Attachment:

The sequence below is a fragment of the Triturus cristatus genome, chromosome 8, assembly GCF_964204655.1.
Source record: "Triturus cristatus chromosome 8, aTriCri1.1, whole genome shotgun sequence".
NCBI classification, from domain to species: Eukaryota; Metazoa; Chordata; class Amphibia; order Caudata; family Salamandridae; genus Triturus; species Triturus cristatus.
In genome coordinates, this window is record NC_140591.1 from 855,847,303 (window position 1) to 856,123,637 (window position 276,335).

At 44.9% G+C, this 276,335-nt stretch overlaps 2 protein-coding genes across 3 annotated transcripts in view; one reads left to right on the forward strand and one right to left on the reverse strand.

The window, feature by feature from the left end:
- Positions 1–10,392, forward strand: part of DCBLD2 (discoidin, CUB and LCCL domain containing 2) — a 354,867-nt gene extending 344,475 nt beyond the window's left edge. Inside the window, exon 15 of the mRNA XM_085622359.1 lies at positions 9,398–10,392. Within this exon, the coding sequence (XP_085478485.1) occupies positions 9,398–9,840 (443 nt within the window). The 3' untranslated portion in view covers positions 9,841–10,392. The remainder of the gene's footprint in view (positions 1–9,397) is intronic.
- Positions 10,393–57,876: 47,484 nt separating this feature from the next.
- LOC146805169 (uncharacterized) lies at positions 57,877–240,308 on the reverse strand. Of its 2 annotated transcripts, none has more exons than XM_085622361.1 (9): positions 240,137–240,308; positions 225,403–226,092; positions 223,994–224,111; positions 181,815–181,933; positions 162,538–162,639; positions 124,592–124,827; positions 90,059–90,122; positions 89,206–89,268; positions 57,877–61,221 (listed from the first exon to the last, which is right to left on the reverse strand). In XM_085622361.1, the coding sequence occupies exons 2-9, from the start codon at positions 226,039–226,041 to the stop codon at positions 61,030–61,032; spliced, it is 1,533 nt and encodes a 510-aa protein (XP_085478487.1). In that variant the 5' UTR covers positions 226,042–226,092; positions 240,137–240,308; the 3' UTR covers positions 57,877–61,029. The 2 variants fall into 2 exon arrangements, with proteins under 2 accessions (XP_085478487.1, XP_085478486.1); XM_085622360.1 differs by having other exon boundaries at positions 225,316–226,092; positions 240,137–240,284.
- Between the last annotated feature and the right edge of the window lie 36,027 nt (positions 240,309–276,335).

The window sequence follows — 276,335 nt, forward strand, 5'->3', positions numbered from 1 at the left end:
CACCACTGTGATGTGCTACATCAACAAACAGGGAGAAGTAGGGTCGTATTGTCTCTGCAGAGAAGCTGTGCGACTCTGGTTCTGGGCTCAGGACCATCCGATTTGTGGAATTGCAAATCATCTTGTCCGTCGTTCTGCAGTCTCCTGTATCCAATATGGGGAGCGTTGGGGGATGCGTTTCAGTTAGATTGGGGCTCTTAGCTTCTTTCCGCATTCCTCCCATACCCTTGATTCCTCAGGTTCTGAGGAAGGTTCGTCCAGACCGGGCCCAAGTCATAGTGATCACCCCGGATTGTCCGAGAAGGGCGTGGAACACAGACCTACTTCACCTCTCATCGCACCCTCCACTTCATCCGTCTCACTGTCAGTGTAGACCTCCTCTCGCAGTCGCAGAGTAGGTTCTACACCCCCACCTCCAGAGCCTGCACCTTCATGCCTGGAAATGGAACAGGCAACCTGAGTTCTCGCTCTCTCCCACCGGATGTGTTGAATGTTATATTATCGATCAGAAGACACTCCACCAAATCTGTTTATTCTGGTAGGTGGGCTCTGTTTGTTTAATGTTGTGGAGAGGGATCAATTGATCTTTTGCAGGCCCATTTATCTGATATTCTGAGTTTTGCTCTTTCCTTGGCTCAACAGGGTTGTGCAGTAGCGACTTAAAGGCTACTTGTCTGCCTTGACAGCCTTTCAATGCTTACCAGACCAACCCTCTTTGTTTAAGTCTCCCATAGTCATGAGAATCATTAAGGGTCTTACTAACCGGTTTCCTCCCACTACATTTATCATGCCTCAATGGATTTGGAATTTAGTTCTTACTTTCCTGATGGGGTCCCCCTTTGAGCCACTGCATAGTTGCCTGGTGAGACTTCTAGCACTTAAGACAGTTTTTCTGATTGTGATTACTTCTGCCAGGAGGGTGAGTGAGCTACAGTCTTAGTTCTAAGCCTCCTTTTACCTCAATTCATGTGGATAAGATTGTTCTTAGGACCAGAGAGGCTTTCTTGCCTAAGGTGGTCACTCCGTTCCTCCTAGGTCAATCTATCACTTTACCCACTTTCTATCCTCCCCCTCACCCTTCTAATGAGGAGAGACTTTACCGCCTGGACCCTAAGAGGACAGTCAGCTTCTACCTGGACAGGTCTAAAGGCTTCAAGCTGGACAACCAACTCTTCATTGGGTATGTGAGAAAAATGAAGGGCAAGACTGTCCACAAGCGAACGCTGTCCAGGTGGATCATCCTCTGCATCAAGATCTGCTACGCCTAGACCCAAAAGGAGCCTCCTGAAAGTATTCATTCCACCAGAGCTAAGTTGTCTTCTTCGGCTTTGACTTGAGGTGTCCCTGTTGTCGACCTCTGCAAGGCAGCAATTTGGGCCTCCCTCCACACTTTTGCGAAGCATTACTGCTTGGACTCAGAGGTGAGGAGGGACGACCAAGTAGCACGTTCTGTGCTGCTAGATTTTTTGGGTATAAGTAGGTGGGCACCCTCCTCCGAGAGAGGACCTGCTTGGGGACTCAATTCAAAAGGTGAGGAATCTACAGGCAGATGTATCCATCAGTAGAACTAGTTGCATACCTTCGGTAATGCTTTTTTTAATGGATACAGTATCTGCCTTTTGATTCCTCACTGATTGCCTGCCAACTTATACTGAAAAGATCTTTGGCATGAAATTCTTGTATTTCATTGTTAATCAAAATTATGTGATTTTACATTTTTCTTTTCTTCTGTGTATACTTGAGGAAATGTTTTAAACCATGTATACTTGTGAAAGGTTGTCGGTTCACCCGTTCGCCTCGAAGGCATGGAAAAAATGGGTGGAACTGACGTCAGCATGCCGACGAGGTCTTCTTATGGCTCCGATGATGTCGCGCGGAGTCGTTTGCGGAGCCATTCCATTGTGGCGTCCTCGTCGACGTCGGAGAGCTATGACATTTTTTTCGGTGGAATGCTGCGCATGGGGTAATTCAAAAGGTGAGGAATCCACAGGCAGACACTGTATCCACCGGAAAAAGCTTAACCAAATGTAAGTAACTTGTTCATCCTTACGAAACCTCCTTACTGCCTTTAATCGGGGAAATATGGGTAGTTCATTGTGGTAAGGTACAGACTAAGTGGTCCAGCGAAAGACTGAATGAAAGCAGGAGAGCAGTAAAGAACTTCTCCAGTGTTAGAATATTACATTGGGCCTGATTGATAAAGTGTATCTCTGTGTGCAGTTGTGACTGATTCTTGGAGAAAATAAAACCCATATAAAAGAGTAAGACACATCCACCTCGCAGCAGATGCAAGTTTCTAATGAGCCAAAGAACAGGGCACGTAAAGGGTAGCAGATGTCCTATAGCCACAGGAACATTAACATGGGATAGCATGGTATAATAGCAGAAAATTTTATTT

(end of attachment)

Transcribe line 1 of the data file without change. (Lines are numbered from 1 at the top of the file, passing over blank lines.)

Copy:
The sequence below is a fragment of the Triturus cristatus genome, chromosome 8, assembly GCF_964204655.1.